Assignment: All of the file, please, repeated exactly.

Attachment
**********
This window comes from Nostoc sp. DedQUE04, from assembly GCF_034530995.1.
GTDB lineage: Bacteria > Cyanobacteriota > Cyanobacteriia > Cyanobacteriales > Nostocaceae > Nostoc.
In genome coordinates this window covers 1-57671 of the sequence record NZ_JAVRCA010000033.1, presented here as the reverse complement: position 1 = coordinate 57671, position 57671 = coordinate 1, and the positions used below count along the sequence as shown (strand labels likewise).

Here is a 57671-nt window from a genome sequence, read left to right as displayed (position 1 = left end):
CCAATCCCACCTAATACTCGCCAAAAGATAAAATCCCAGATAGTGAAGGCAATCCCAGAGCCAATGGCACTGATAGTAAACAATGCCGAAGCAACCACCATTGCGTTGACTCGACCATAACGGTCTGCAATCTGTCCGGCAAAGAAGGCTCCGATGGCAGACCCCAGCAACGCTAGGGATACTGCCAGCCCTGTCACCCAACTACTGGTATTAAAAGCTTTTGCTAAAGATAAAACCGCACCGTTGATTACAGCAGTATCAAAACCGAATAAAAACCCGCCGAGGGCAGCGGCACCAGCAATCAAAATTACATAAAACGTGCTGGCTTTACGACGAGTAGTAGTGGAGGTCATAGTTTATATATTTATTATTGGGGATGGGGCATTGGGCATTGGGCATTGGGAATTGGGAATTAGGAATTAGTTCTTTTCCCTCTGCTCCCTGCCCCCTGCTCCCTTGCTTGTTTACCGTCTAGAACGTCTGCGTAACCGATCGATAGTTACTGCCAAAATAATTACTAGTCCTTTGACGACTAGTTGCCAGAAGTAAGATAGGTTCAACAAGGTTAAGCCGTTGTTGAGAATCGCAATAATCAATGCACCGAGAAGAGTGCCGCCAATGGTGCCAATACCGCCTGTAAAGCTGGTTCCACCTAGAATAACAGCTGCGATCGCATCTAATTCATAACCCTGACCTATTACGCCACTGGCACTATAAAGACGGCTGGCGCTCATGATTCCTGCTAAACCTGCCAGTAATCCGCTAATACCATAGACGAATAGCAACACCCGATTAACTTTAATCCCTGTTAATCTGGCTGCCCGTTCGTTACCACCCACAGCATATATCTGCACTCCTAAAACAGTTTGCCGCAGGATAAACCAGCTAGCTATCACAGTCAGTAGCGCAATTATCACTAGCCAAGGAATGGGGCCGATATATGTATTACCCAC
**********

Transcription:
This window comes from Nostoc sp. DedQUE04, from assembly GCF_034530995.1.
GTDB lineage: Bacteria > Cyanobacteriota > Cyanobacteriia > Cyanobacteriales > Nostocaceae > Nostoc.
In genome coordinates this window covers 1-57671 of the sequence record NZ_JAVRCA010000033.1, presented here as the reverse complement: position 1 = coordinate 57671, position 57671 = coordinate 1, and the positions used below count along the sequence as shown (strand labels likewise).

Here is a 57671-nt window from a genome sequence, read left to right as displayed (position 1 = left end):
CCAATCCCACCTAATACTCGCCAAAAGATAAAATCCCAGATAGTGAAGGCAATCCCAGAGCCAATGGCACTGATAGTAAACAATGCCGAAGCAACCACCATTGCGTTGACTCGACCATAACGGTCTGCAATCTGTCCGGCAAAGAAGGCTCCGATGGCAGACCCCAGCAACGCTAGGGATACTGCCAGCCCTGTCACCCAACTACTGGTATTAAAAGCTTTTGCTAAAGATAAAACCGCACCGTTGATTACAGCAGTATCAAAACCGAATAAAAACCCGCCGAGGGCAGCGGCACCAGCAATCAAAATTACATAAAACGTGCTGGCTTTACGACGAGTAGTAGTGGAGGTCATAGTTTATATATTTATTATTGGGGATGGGGCATTGGGCATTGGGCATTGGGAATTGGGAATTAGGAATTAGTTCTTTTCCCTCTGCTCCCTGCCCCCTGCTCCCTTGCTTGTTTACCGTCTAGAACGTCTGCGTAACCGATCGATAGTTACTGCCAAAATAATTACTAGTCCTTTGACGACTAGTTGCCAGAAGTAAGATAGGTTCAACAAGGTTAAGCCGTTGTTGAGAATCGCAATAATCAATGCACCGAGAAGAGTGCCGCCAATGGTGCCAATACCGCCTGTAAAGCTGGTTCCACCTAGAATAACAGCTGCGATCGCATCTAATTCATAACCCTGACCTATTACGCCACTGGCACTATAAAGACGGCTGGCGCTCATGATTCCTGCTAAACCTGCCAGTAATCCGCTAATACCATAGACGAATAGCAACACCCGATTAACTTTAATCCCTGTTAATCTGGCTGCCCGTTCGTTACCACCCACAGCATATATCTGCACTCCTAAAACAGTTTGCCGCAGGATAAACCAGCTAGCTATCACAGTCAGTAGCGCAATTATCACTAGCCAAGGAATGGGGCCGATATATGTATTACCCAC